Liisa Roberts's film "What's the Time in Vyborg", 2001-04, features the distinctive library in Vyborg, Russia, designed by the great Finnish architect, Alvar Aalto. The New York presentation of this film took place in another of Aalto's creations, the Kaufmann Conference Rooms at the Institute for International Education.
Since 2000, the Finnish-American artist Liisa Roberts has undertaken an ambitious artistic project in the Russian city of Vyborg. Unfolding in a wide spectrum of disciplines, from architecture to education, the project has engaged the complex history and identity of the city, which was founded under Swedish rule and has alternated between Finnish and Russian control. The project takes as its starting point the municipal library, designed by Aalto in the late 1920's, while the city was still a part of Finnish territory and known as Viipuri. The library today in many ways reflects the tension between the city's Finnish and Russian backgrounds. Roberts became involved in the effort to restore the building and encouraged recognition of the library's original physical design, as well as changes made by a Soviet renovation in the 1960s. Noting that Aalto's design principles are based on humanism and close attention to surroundings, Roberts argued for the incorporation of the Soviets' modifications in order to acknowledge that the city's contemporary Russian context should be an integral part of the building's restoration.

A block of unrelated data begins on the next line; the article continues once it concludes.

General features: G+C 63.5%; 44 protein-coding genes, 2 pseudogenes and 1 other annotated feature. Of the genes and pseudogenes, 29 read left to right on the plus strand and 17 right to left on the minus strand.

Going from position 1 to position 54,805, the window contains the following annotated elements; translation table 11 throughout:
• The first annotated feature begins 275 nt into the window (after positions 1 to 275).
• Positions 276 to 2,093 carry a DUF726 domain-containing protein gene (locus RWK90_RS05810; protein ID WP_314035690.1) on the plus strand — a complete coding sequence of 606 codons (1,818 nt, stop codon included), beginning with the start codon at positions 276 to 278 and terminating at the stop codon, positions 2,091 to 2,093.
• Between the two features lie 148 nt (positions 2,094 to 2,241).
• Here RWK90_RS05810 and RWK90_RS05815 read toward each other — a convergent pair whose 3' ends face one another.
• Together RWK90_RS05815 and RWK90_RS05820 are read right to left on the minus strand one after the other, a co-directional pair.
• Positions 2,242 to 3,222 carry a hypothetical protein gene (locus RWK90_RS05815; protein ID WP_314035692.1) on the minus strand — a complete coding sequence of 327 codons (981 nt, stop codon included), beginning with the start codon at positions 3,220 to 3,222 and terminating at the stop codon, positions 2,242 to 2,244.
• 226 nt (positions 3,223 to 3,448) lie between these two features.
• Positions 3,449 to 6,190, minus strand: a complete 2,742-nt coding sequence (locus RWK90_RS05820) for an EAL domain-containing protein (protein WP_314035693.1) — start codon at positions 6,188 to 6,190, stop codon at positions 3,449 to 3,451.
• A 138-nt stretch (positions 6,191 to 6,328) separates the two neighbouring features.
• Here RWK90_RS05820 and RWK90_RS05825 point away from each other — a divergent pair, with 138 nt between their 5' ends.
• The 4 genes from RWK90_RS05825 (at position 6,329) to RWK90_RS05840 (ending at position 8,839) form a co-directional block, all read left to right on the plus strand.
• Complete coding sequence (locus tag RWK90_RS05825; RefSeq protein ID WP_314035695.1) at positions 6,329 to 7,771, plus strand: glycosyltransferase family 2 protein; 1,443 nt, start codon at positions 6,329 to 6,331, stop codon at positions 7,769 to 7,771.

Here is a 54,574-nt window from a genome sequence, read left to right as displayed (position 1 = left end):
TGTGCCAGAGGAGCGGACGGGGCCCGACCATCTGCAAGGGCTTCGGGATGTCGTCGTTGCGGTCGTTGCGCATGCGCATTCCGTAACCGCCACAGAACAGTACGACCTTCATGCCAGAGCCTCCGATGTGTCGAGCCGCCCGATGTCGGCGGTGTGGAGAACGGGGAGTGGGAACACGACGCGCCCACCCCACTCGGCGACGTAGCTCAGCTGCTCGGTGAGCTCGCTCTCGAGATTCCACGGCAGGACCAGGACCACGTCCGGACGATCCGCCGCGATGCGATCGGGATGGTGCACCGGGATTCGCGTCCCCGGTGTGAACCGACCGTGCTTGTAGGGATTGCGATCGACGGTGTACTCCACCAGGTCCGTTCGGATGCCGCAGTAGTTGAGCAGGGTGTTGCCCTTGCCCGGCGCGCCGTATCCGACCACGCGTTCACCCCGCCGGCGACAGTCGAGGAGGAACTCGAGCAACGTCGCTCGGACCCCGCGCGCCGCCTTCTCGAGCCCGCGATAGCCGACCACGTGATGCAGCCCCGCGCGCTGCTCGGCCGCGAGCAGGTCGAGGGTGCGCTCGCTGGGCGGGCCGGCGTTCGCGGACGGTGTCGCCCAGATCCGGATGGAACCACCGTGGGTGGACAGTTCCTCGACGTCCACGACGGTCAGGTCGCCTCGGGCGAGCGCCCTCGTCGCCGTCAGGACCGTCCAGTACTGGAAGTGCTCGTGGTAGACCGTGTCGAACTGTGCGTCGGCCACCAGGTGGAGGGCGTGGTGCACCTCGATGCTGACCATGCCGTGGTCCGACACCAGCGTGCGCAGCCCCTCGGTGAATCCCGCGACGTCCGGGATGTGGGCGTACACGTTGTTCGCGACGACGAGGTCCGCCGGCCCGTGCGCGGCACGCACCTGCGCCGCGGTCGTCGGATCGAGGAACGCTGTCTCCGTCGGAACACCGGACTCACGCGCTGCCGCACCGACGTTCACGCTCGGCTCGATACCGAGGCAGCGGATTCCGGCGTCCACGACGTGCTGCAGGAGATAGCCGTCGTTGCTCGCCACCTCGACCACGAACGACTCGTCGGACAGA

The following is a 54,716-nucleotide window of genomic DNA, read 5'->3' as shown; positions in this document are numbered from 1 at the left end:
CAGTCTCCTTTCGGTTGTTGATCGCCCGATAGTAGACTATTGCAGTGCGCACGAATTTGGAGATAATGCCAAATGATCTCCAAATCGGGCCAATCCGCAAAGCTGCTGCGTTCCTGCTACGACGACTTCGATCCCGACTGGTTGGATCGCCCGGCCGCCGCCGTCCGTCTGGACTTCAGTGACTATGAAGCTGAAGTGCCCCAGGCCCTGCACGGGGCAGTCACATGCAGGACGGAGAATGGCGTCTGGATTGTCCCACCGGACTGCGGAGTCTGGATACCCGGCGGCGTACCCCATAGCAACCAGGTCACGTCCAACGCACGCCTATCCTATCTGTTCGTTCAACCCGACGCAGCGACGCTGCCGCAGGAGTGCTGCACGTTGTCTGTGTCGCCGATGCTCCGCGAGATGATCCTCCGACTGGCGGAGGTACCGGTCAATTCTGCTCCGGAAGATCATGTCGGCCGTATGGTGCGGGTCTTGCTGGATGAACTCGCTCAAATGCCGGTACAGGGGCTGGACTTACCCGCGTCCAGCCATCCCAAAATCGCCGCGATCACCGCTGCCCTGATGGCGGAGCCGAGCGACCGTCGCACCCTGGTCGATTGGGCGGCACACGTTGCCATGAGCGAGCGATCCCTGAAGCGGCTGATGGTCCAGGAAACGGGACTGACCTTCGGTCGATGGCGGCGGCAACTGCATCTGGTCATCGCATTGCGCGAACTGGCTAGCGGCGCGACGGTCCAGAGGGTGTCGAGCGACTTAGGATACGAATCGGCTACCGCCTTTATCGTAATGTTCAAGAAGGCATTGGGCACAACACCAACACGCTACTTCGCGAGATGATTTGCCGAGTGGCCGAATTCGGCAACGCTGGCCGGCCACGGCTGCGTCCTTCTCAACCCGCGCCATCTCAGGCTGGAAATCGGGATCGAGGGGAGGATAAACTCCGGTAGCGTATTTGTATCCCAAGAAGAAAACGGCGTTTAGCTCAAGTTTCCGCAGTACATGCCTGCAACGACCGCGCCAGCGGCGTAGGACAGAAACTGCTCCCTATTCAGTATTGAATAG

In 2001, the library's auditorium served as the setting for the creative writing workshop What's the Time in Vyborg? led by Roberts together with St. Petersburg-based psychologist Olga Maslova and Lithuanian translator Edgaras Platelis. The workshop was open to all teenagers living in the city, with the goal of preparing a script based on their narratives of Vyborg. Participants were encouraged to confront and express their personal relationship to the city, its architecture and its history, and to prepare presentations of their perceptions in various real time forms. These included a series of television reports on Vyborg's local television, a project for a cinema in the library developed with The Finnish Committee for the Restoration of the Library, and a series of performance-based excursions of the city for former Finnish residents. The project has since continued to develop in the form of an exhibition, extending the historical and architectural archive of Vyborg to incorporate contemporary perspectives.